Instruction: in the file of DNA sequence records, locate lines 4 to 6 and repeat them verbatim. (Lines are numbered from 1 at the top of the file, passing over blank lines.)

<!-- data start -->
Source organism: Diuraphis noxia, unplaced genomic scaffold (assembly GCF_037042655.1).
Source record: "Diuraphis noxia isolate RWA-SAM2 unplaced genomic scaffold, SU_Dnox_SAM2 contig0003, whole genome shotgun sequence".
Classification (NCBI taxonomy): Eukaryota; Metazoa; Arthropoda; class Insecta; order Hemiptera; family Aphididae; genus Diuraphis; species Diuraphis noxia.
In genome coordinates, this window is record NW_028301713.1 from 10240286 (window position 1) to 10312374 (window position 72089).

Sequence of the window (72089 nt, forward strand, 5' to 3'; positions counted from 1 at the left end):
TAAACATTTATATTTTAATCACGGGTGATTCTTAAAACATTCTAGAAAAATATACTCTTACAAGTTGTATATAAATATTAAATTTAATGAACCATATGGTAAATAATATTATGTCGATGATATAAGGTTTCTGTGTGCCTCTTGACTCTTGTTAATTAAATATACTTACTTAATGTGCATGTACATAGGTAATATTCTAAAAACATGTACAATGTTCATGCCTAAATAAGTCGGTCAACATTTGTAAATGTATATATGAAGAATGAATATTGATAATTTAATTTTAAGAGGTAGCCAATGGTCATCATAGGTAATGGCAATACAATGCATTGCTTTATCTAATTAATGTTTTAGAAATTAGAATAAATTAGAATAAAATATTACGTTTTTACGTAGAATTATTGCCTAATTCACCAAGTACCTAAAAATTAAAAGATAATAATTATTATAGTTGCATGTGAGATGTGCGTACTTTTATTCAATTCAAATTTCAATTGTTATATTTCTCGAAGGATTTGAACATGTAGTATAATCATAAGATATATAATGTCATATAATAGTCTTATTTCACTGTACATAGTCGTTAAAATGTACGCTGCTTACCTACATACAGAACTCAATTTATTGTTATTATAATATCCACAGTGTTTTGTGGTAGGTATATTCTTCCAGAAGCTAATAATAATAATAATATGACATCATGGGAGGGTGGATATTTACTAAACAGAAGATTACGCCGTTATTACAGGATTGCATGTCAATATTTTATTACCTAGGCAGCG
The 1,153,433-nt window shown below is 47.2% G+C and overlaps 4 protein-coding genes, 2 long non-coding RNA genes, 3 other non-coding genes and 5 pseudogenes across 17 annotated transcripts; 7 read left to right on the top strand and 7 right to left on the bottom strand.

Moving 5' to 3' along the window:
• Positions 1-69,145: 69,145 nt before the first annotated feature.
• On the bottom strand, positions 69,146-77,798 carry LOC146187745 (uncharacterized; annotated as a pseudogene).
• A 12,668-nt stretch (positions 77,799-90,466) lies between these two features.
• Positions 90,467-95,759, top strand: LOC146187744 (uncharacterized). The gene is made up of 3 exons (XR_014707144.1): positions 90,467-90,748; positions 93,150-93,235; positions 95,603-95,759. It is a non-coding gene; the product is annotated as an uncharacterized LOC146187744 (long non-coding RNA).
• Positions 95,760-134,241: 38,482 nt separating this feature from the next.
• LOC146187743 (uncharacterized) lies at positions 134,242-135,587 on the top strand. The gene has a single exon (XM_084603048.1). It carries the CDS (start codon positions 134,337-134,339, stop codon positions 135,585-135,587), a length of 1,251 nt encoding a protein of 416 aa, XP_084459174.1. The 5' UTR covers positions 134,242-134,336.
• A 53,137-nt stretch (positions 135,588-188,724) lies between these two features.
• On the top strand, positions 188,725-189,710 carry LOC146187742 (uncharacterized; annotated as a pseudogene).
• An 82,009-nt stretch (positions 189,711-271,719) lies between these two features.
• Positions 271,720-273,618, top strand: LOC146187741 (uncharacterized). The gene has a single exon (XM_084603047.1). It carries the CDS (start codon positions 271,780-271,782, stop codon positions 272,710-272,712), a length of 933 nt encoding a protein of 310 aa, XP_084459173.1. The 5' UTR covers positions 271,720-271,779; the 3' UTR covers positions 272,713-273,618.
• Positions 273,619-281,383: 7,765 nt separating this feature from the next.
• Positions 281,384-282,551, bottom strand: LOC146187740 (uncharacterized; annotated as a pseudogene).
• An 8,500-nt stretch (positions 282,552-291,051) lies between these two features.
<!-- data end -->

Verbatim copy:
In genome coordinates, this window is record NW_028301713.1 from 10240286 (window position 1) to 10312374 (window position 72089).

Sequence of the window (72089 nt, forward strand, 5' to 3'; positions counted from 1 at the left end):
TAAACATTTATATTTTAATCACGGGTGATTCTTAAAACATTCTAGAAAAATATACTCTTACAAGTTGTATATAAATATTAAATTTAATGAACCATATGGTAAATAATATTATGTCGATGATATAAGGTTTCTGTGTGCCTCTTGACTCTTGTTAATTAAATATACTTACTTAATGTGCATGTACATAGGTAATATTCTAAAAACATGTACAATGTTCATGCCTAAATAAGTCGGTCAACATTTGTAAATGTATATATGAAGAATGAATATTGATAATTTAATTTTAAGAGGTAGCCAATGGTCATCATAGGTAATGGCAATACAATGCATTGCTTTATCTAATTAATGTTTTAGAAATTAGAATAAATTAGAATAAAATATTACGTTTTTACGTAGAATTATTGCCTAATTCACCAAGTACCTAAAAATTAAAAGATAATAATTATTATAGTTGCATGTGAGATGTGCGTACTTTTATTCAATTCAAATTTCAATTGTTATATTTCTCGAAGGATTTGAACATGTAGTATAATCATAAGATATATAATGTCATATAATAGTCTTATTTCACTGTACATAGTCGTTAAAATGTACGCTGCTTACCTACATACAGAACTCAATTTATTGTTATTATAATATCCACAGTGTTTTGTGGTAGGTATATTCTTCCAGAAGCTAATAATAATAATAATATGACATCATGGGAGGGTGGATATTTACTAAACAGAAGATTACGCCGTTATTACAGGATTGCATGTCAATATTTTATTACCTAGGCAGCG